Make no mistake about it; e-mail is still the most powerful marketing channel today. However, social media is also showing their worth, and it’s foolish to only pick e-mail exclusively when you can be using social media as an additional or complementary channel for marketing.
Currently, the two most viable social networks out t here are Facebook and Twitter. Their reach is simply unparalleled and they have built in tools that make email marketers’ jobs that much easier. If you want to know how you can turn both social networks as effective extensions of your email marketing, read on:
Learn the Ropes and Optimize Your Social Media Profiles
The thing with social networks is that they are might look the same in principle and in concept, but people’s activities, behaviors and the culture they build on said network make each social media service different from the rest. You need to find out these specific network-exclusive cultures so that you can fit them into your marketing campaign.
A good example of this is the difference between LinkedIn and Facebook. The former is geared more towards work and career-related social interaction, whereas the latter is a little bit more casual and eclectic. This means if your marketing campaign rests on racy or edgy slogans or images that tow the line between what’s polite or and what’s not, you should prefer Facebook because it won’t be appreciated on LinkedIn.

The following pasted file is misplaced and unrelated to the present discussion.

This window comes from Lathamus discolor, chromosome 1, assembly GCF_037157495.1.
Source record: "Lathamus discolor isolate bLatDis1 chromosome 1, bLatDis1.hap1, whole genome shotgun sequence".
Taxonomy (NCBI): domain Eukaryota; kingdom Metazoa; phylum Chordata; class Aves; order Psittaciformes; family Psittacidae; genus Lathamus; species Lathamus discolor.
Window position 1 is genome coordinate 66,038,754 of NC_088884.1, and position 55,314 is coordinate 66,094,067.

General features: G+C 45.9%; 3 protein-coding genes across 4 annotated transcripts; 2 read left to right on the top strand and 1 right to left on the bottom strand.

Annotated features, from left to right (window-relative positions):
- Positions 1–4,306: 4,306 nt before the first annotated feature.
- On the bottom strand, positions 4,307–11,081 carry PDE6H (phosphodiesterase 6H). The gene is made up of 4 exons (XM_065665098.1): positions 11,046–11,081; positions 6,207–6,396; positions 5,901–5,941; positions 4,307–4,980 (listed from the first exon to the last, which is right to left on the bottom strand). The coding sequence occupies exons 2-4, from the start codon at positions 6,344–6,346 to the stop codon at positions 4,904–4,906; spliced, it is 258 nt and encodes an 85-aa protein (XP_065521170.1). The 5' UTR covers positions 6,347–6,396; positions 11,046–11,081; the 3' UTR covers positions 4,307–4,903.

There are also behaviors and preferences arising from technical aspects of the network. If your latest copy is a little bit lengthy and would require people to read more, it might not be a good fit for Twitter, as it is designed more for bite-sized, heavy hitting pitches that can be easily retweeted and understood.
Don’t Be Annoying
This lesson is already applicable with traditional forms of marketing, but it is especially important with Facebook and Twitter. People go there to be social and to have fun, so anything that disturbs them from those two activities will not be received well. Build a social media profile that is meant for fun and socialization – don’t wear your marketing face on your sleeve. People want to interact with your product and company, they don’t want to sit through a one-sided demo. There is a big difference.
Tie In Your Social Media Profiles to Your Emails
Both Facebook and Twitter provide tools to integrate their services to anything that would accept an HTML code – emails are perfect for this. Whether it’s having your latest tweets appear as a sidebar on your newsletter or just embedding an important tweet (which can also come with videos or images!), or just providing a simple “Like” and “Share this page on Facebook” button, it is important that you don’t waste an opportunity to extend your email campaign into social media.
Lastly, Get Someone to Manage Your Social Media Accounts
Having a social media account that is frequently inactive or horribly updated is worse than having no social media account at all. If you are too busy with other aspects of your business to manage your Twitter and Facebook accounts, hire someone – even on a part-time basis – to do it. Remember that people want to interact with a person on social networking sites, having someone regularly available to interact with on your company’s social media accounts will be a powerful way of building a relationship with your customers.